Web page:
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I have a roll-up (2 car-width) garage door. The right top torsion spring broke. I would have fixed it myself, but no time. I called out a repair company, and they guy came out and said that I need to replace both torsion springs. He claimed that the rollers were the cause of the springs snapping and that the rollers weren't moving. Said there was garage lube (lithium grease on the rollers) preventing them from moving.

Is this guy lying to me, or can this spring snapping be caused by rollers not moving? He also said there was lithium grease or lubricant on the garage door rails. Would grease cause these rollers to cease movement? Seems kinda sketchy to me, but want to rule this out.

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    I know very little about garage doors. But aside from any other issues, if one spring broke - either due to rollers or to the spring wearing out in some way, I would be seriously concerned that the other spring would be near the breaking point too. – manassehkatz Jun 12 at 14:55
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    It's a good idea to replace both since they usually break due to wear/fatigue. If one broke the other will likely break soon enough. The differential in cost of replacing one vs. two is not that great. But no, the rollers are NOT the cause of this. The springs just apply upward pressure on the door to offset some of its weight. While the rollers may need to be lubed, that's unrelated to the spring breaking. – jwh20 Jun 12 at 14:55
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    While I agree that they should both be replaced so they match, it sounds like a bad explanation on why it broke. – JPhi1618 Jun 12 at 14:56
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    @DanPollack Can you give a breakdown on how much of that cost was the replacement springs, and how much was labour? – Criggie Jun 13 at 4:24
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    @DanPollack While their line of thinking was bad, I don't know that you got swindled per se. I would not replace a torsion spring myself and it's probably better to replace both at the same time anyways. $600 for replacing both doesn't sound unreasonable. – Machavity Jun 13 at 14:41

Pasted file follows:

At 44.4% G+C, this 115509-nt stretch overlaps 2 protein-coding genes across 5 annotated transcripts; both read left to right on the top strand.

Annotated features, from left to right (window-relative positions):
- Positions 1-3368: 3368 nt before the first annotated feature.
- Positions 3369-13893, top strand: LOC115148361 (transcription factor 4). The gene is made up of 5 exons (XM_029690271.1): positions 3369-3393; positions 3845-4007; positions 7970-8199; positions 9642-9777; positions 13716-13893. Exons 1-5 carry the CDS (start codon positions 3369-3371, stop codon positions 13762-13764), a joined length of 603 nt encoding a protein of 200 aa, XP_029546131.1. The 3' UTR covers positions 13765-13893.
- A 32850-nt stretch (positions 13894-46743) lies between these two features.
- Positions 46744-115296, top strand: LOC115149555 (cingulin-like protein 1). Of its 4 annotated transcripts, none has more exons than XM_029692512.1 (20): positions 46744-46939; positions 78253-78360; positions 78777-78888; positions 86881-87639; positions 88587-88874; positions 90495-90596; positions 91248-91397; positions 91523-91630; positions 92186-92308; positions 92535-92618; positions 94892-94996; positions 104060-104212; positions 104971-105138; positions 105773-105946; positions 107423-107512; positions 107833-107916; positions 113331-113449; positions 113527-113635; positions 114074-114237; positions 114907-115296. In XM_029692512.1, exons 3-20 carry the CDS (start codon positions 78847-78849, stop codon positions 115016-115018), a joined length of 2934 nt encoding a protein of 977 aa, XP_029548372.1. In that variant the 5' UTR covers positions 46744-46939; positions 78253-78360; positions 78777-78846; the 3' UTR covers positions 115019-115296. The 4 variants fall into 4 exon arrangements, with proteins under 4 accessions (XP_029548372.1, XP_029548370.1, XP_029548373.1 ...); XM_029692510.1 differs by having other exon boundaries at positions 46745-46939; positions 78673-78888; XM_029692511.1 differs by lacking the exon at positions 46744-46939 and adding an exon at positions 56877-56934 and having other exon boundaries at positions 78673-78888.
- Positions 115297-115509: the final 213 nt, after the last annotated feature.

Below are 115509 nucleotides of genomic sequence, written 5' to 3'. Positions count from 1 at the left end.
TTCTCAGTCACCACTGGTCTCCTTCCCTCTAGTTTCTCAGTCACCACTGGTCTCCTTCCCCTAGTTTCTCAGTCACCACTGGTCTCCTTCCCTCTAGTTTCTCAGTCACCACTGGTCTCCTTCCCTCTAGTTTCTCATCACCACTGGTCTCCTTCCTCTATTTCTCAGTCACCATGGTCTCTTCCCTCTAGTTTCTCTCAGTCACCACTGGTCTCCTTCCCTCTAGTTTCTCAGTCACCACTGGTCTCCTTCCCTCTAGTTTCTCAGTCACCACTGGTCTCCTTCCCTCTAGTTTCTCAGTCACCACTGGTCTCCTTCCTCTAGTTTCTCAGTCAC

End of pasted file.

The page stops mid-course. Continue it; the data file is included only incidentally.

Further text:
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TLDR: The spring failed naturally due to old age or manufacturing defect. Not your fault. As an aside, learn to properly grease garage doors.

Oh boy. The bull-oney here is thick. Let's start with Springs vs Door Motion.

The Spring is a counterweight. THAT IS ALL.

We're not even talking about lifters yet. Just the door, with no external forces to move it. Capische?

The door is heavy. You could not hand-lift it. You should not rely on an active mechanism to sheer-muscle-lift that door. Why not? First if the lifter breaks, the door guillotines and everyone under it is dead. Problems start out as minor (and reveal by stiff motion) so you want to detect that early, not brute force it, breaking the door further until guillotine. So muscle-lifting a door is Right Out.

The trick with counterweighting a door is as it rolls upward, it weighs less and less, because part of it is going horizontal. That is pretty linear. Springs are also "pretty linear", so they're a natural.

The point of counterweighting is that the door weighs effectively zero in all positions and will stay where you put it, not wanting to go up more than down in any position.

The counterweight interacts ONLY with the door. If the door moves, the counterweight instantly tracks with it. No interference! If the counterweight slackens, catastrophe follows. Which brings us to the First Rule Of Garage Doors:

Opening forces act ONLY on the door, never the counterweight.

We had four large 14x20' tall doors. The door and spring were conventional, but some genius put a geared lifter on the spring shaft. Worked going up. But going down, you were slackening the spring, and hoping gravity would pull the door down to keep the cable taut. Springs are instant. They follow the door motion no matter where it goes and how fast. Doors, not so much, especially when horizontal and gravity isn't working on them. The cable did not remain taut, came off the spool, guillotined... And that's why you never do that.


So. Back to your problem. Assuming your installer did not make the above mistake... It does not matter how the door moves. The spring counterweight should be able to keep up with it no matter what. Therefore, anything that affects door motion - like grease in the tracks - has no bearing on the performance of the spring.

The spring failed all by itself, in its own time, simply because it was old. Final answer.

Why are you greasing door tracks?

Grease is not a magical "make things move that should" elixir. Actually, making things not stick together is a complex problem that you can't just throw one chemical at. And garage doors are a case in point of this.

Grease, being sticky, is a magnet for dirt and dust. Those are abrasives, so the net effect of greasing is the opposite - you might as well have used spray sandpaper. Grease makes sense inside areas sealed from the environment, like roller bearings.